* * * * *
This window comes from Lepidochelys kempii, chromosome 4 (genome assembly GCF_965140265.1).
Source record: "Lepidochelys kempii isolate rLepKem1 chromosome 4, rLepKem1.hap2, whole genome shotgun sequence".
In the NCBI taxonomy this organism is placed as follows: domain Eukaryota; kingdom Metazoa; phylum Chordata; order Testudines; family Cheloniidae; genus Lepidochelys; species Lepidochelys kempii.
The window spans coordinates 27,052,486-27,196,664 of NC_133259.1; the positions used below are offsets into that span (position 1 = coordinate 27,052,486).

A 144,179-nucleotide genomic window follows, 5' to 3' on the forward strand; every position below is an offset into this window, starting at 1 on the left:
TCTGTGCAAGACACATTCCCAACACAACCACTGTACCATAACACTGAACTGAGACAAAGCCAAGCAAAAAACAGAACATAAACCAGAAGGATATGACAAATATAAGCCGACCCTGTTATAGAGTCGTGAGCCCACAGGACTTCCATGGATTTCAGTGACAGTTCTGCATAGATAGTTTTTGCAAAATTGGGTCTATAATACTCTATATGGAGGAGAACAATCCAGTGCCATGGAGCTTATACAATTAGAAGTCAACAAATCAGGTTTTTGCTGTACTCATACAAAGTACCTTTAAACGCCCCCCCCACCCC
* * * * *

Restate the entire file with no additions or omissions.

This window comes from Lepidochelys kempii, chromosome 4 (genome assembly GCF_965140265.1).
Source record: "Lepidochelys kempii isolate rLepKem1 chromosome 4, rLepKem1.hap2, whole genome shotgun sequence".
In the NCBI taxonomy this organism is placed as follows: domain Eukaryota; kingdom Metazoa; phylum Chordata; order Testudines; family Cheloniidae; genus Lepidochelys; species Lepidochelys kempii.
The window spans coordinates 27,052,486-27,196,664 of NC_133259.1; the positions used below are offsets into that span (position 1 = coordinate 27,052,486).

A 144,179-nucleotide genomic window follows, 5' to 3' on the forward strand; every position below is an offset into this window, starting at 1 on the left:
TCTGTGCAAGACACATTCCCAACACAACCACTGTACCATAACACTGAACTGAGACAAAGCCAAGCAAAAAACAGAACATAAACCAGAAGGATATGACAAATATAAGCCGACCCTGTTATAGAGTCGTGAGCCCACAGGACTTCCATGGATTTCAGTGACAGTTCTGCATAGATAGTTTTTGCAAAATTGGGTCTATAATACTCTATATGGAGGAGAACAATCCAGTGCCATGGAGCTTATACAATTAGAAGTCAACAAATCAGGTTTTTGCTGTACTCATACAAAGTACCTTTAAACGCCCCCCCCACCCC